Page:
This polymer film is expanding and contracting like a muscle, and looks pretty alive doing it, but the energy is coming from water vapor, not
black magic. Go figure.
Researchers at MIT hope to use the material's continuous motion to generate electricity for nanoelectronic devices, like tiny sensors, or as muscles
The material is made of two interlocking polymers. One lends structure, while the other swells like a sponge as it absorbs water. In a humid
environment, water droplets on a surface under the material cause the film to begin curling. As it moves, air dries the film making it stretch and
flip, which exposes it to the moist surface again.
Drawing power from humidity is advantageous because water vapor is ubiquitous and relatively easy to control in most environments, at least compared
to pH or temperature which have been used in similar experiments.
To generate electricity, the novel film would be combined with a special material that converts the mechanical energy in its movement to electric
It's not a coincidence that the film was developed at MIT's Institute for Integrative Cancer Research. The material, which is very early in
development, shows possibilities for biomedical work like targeted drug delivery or physiological monitoring.
This material changes its shape after absorbing tiny amounts of evaporated water, allowing it to repeatedly curl up and down. Harnessing this
continuous motion could drive robotic limbs or generate enough electricity to power micro- and nanoelectronic devices.
The film is made from an interlocking network of two different polymers. One of the polymers, polypyrrole, forms a hard but flexible matrix that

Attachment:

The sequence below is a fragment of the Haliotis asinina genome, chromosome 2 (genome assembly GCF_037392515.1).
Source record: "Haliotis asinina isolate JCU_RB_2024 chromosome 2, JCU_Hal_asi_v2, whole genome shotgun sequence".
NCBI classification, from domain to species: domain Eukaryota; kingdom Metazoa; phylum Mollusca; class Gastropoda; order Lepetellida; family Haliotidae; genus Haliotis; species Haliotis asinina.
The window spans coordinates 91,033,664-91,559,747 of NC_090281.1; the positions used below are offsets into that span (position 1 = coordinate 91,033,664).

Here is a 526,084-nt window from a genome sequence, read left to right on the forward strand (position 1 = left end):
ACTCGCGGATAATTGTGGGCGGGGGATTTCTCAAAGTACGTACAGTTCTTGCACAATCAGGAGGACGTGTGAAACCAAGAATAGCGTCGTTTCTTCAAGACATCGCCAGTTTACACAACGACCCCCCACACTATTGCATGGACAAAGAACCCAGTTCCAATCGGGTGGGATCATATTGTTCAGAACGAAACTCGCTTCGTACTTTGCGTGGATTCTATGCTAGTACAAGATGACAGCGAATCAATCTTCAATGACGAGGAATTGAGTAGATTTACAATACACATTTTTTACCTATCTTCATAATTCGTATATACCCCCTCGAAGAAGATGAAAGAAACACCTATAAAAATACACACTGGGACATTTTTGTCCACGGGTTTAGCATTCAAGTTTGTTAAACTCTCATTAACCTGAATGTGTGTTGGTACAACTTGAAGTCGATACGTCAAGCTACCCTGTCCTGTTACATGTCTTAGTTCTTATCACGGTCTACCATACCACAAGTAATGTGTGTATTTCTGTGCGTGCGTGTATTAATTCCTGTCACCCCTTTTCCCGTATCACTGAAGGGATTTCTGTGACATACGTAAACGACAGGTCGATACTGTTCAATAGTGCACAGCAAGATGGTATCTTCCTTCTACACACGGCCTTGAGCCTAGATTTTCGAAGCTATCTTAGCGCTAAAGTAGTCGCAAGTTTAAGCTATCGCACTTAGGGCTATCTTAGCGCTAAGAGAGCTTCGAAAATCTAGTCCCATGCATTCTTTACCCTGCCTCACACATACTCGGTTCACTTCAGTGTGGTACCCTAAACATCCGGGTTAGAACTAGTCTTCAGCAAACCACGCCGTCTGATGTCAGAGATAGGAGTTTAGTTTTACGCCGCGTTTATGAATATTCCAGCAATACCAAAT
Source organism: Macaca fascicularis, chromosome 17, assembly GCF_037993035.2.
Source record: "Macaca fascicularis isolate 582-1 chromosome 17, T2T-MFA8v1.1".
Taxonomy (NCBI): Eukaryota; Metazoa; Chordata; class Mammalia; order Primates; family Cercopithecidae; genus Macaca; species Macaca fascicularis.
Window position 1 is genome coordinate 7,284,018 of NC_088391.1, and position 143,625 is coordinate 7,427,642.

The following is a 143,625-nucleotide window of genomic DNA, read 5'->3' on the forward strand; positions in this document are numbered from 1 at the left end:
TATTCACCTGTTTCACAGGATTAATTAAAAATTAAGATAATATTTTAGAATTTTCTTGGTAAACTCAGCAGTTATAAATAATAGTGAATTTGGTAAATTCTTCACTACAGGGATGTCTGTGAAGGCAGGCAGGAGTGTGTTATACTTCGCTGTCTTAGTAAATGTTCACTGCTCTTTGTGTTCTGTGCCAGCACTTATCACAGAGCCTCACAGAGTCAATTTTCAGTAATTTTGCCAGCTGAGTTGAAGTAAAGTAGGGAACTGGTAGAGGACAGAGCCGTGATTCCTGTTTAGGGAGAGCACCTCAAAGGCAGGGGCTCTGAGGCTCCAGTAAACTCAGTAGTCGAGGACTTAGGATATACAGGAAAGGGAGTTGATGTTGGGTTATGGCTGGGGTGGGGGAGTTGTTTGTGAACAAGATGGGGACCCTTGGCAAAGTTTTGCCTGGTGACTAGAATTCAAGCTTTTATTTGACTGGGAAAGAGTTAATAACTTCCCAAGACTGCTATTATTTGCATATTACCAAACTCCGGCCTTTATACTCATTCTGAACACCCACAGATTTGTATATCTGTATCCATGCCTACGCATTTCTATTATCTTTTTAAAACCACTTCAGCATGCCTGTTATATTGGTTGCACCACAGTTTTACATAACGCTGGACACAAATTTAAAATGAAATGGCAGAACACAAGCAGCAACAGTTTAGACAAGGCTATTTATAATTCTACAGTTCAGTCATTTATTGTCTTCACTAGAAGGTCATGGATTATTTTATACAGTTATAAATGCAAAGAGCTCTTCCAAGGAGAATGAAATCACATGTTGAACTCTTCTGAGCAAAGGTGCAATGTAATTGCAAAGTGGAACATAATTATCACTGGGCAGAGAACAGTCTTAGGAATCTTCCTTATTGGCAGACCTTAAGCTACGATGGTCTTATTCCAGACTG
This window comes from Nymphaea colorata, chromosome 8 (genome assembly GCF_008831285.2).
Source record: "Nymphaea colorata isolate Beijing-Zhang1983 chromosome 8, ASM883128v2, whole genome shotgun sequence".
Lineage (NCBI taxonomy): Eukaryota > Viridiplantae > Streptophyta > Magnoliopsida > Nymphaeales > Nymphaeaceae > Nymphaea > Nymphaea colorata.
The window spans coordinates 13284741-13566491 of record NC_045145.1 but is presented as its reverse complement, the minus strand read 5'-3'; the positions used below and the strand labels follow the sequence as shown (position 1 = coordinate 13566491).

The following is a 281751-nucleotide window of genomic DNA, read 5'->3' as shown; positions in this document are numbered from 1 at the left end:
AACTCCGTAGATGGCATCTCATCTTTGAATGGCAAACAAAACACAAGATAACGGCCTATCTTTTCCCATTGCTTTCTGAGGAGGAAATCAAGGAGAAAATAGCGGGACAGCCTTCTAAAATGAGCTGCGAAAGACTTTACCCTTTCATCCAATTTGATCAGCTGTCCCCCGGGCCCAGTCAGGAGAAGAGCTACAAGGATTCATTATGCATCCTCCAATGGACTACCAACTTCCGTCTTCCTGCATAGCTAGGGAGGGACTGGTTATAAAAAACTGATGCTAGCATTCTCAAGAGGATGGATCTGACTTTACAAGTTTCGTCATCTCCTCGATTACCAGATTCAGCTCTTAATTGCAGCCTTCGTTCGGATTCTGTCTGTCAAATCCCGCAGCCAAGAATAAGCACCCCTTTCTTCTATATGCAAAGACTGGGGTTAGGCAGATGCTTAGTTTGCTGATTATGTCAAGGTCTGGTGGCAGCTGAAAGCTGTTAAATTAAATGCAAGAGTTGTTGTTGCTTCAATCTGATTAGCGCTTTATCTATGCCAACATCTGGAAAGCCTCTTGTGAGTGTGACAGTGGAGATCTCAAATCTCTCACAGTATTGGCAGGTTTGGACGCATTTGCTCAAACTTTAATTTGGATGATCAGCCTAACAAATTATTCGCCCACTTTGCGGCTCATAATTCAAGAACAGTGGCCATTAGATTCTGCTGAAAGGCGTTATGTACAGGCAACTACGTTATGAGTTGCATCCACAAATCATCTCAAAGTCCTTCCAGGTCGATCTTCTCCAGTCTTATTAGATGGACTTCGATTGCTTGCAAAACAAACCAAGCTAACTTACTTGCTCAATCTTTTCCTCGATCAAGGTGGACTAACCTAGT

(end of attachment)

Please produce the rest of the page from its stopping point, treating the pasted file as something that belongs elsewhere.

provides structural support. The other polymer, polyol-borate, is a soft gel that swells when it absorbs water.
Such films could act as either actuators (a type of motor) or generators. As an actuator, the material can be surprisingly powerful: The researchers
demonstrated that a 25-milligram film can lift a load of glass slides 380 times its own weight, or transport a load of silver wires 10 times its own
weight, by working as a potent water-powered "mini tractor." Using only water as an energy source, this film could replace the electricity-powered
actuators now used to control small robotic limbs.
what would be awesome if they could change it around to flex to a neural electrical signal
my thought is that maybe muscles inside of limbs could be replaced! in effect creating the perfect super person
since there would be no nerves to send pain to the brain they could use them all day without wearing down.
before you start saying what about bending outwards and inwards and other bends, well the muscles could be built in layers and have each layer
connected to a set of neural receptors so the movement and bends could feel fully normal to a person
in effect i think this would increase a person strength many folds then a normal human muscle any experts can to give input ?
edit on 15-1-2013
by MrDarkPhoenix because: (no reason given)
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